There are two main residential solar technologies, and a third option for large-scale power generation. Photovoltaic solar power systems convert solar power into electricity. Thermal solar systems are a simpler, older technology for using solar power to heat water. Concentrating solar power systems are a hybrid of the two concepts.
Concentrating solar systems collect solar power with an array of mirrors. Like asatellite dish, they reflect the power into a central concentrator that boils water. The steam is converted to electric solar power. Concentrating solar power has been used mainly for industrial applications and large-scale electric generation. Concentrating solar power is too expensive and generates too much power for residential use.
For homeowners, photovoltaic solar power systems remain the best option for producing renewable electricity. Most photovoltaic solar power systems have a series of thin silicon semiconductor cells embedded between layers of glass. Light energy from the sun dislodges silicon electrons, which is the first step in creating direct-current electricity. Each cell only produces one or two watts of power, but they are combined into photovoltaic solar power systems that produce more than 1,000 watts, or a megawatt, which is enough to power a small, energy-efficient home.
Photovoltaic solar power systems also may contain cadmium-telluride, copper-indium-diselenide or gallium-arsenide in the semiconductors, each of which may offer some cost and production advantages.
The other components in photovoltaic solar power systems may include devices that point solar cells toward the sun, batteries for electric storage and converters to turn the direct current into alternating current that flows through the wires in the house.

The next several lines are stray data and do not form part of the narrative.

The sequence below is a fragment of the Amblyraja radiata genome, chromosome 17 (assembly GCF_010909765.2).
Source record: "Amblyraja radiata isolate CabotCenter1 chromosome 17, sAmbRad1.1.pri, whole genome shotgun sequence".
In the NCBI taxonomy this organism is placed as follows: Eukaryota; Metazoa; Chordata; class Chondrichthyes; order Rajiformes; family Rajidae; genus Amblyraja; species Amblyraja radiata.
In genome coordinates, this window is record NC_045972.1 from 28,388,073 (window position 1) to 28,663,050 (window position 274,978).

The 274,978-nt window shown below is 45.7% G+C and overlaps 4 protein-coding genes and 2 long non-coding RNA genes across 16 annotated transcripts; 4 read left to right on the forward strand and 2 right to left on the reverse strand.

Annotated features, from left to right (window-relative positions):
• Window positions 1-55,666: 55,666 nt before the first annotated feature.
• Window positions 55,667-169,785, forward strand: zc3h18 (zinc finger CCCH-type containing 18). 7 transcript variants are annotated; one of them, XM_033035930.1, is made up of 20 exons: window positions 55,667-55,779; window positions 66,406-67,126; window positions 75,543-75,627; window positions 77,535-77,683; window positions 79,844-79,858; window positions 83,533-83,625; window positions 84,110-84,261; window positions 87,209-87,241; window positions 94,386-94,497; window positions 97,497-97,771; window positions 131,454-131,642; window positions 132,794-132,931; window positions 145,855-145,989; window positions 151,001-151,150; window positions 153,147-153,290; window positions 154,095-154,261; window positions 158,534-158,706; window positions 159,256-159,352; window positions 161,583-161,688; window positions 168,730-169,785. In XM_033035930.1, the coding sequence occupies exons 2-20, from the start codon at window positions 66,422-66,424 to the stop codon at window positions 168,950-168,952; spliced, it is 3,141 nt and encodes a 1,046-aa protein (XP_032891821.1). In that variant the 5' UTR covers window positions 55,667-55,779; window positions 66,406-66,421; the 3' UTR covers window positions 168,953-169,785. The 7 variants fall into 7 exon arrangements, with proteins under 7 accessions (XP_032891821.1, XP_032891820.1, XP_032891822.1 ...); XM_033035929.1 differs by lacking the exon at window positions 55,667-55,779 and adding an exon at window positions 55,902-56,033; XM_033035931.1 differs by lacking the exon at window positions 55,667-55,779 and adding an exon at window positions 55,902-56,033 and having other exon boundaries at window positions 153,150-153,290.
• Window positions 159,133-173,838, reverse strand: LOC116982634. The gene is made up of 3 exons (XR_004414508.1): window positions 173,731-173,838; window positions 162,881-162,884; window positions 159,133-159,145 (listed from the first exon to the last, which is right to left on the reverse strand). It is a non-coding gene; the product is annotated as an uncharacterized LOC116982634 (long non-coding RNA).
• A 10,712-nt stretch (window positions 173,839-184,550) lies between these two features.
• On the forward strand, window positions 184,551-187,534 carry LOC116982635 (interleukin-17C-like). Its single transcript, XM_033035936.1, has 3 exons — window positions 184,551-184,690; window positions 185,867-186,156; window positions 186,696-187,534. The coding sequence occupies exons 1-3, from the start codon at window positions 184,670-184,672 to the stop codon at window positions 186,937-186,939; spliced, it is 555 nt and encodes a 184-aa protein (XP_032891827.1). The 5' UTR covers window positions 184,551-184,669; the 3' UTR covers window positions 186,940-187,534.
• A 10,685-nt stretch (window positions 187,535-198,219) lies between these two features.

The first photovoltaic solar power systems were developed in the 1950s. They have since become cheaper, more efficient and more advanced. Experts suggest that photovoltaic solar power systems will continue to drop in cost. By 2016, photovoltaic solar power systems are projected to reach a cost per megawatt comparable to coal-fired power plants, which are by far the most common power source in the United States.
There also are federal, state and local rebates and tax credits for homeowners installing photovoltaic solar power systems. Another new option in some areas is leasing photovoltaic solar power systems. Some companies promise that the savings on electric bills for anenergy-efficient home can equal the monthly lease.
Photovoltaic solar power systems differ significantly from solar thermal systems and concentrating solar power systems, and they are the best option for residential solar electric generation.
Author Steve Graham is an expert on green building who writes for several homeimprovement publications. He's full of great, practical home improvement answers, and incidentally, he's pretty funny - so send him a message.